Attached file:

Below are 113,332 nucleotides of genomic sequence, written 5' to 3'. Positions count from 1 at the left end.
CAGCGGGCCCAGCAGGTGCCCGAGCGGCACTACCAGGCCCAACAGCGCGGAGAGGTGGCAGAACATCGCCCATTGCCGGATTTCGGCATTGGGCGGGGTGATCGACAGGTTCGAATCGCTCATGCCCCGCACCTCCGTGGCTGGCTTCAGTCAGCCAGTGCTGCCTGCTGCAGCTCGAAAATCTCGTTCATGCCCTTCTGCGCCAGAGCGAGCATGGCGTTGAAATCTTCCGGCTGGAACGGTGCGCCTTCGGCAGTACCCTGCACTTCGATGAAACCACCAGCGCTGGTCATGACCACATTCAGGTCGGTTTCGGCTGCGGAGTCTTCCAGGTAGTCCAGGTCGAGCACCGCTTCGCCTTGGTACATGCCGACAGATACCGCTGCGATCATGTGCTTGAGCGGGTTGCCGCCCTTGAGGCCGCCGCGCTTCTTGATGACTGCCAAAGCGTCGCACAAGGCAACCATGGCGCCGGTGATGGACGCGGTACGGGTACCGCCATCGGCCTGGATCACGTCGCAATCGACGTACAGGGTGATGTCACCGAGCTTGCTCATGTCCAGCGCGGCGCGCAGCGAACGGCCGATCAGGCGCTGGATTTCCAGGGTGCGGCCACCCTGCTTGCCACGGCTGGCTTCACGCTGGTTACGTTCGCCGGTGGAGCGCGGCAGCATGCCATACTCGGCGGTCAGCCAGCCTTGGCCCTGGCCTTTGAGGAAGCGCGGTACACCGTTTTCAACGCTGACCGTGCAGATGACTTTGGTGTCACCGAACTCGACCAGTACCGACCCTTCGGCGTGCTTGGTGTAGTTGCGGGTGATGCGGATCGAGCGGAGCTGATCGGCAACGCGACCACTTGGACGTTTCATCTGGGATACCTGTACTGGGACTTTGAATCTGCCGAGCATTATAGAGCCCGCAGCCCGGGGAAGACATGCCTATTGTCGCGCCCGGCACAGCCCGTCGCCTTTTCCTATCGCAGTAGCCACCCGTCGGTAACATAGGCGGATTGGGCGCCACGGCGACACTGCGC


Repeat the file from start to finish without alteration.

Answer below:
Below are 113,332 nucleotides of genomic sequence, written 5' to 3'. Positions count from 1 at the left end.
CAGCGGGCCCAGCAGGTGCCCGAGCGGCACTACCAGGCCCAACAGCGCGGAGAGGTGGCAGAACATCGCCCATTGCCGGATTTCGGCATTGGGCGGGGTGATCGACAGGTTCGAATCGCTCATGCCCCGCACCTCCGTGGCTGGCTTCAGTCAGCCAGTGCTGCCTGCTGCAGCTCGAAAATCTCGTTCATGCCCTTCTGCGCCAGAGCGAGCATGGCGTTGAAATCTTCCGGCTGGAACGGTGCGCCTTCGGCAGTACCCTGCACTTCGATGAAACCACCAGCGCTGGTCATGACCACATTCAGGTCGGTTTCGGCTGCGGAGTCTTCCAGGTAGTCCAGGTCGAGCACCGCTTCGCCTTGGTACATGCCGACAGATACCGCTGCGATCATGTGCTTGAGCGGGTTGCCGCCCTTGAGGCCGCCGCGCTTCTTGATGACTGCCAAAGCGTCGCACAAGGCAACCATGGCGCCGGTGATGGACGCGGTACGGGTACCGCCATCGGCCTGGATCACGTCGCAATCGACGTACAGGGTGATGTCACCGAGCTTGCTCATGTCCAGCGCGGCGCGCAGCGAACGGCCGATCAGGCGCTGGATTTCCAGGGTGCGGCCACCCTGCTTGCCACGGCTGGCTTCACGCTGGTTACGTTCGCCGGTGGAGCGCGGCAGCATGCCATACTCGGCGGTCAGCCAGCCTTGGCCCTGGCCTTTGAGGAAGCGCGGTACACCGTTTTCAACGCTGACCGTGCAGATGACTTTGGTGTCACCGAACTCGACCAGTACCGACCCTTCGGCGTGCTTGGTGTAGTTGCGGGTGATGCGGATCGAGCGGAGCTGATCGGCAACGCGACCACTTGGACGTTTCATCTGGGATACCTGTACTGGGACTTTGAATCTGCCGAGCATTATAGAGCCCGCAGCCCGGGGAAGACATGCCTATTGTCGCGCCCGGCACAGCCCGTCGCCTTTTCCTATCGCAGTAGCCACCCGTCGGTAACATAGGCGGATTGGGCGCCACGGCGACACTGCGC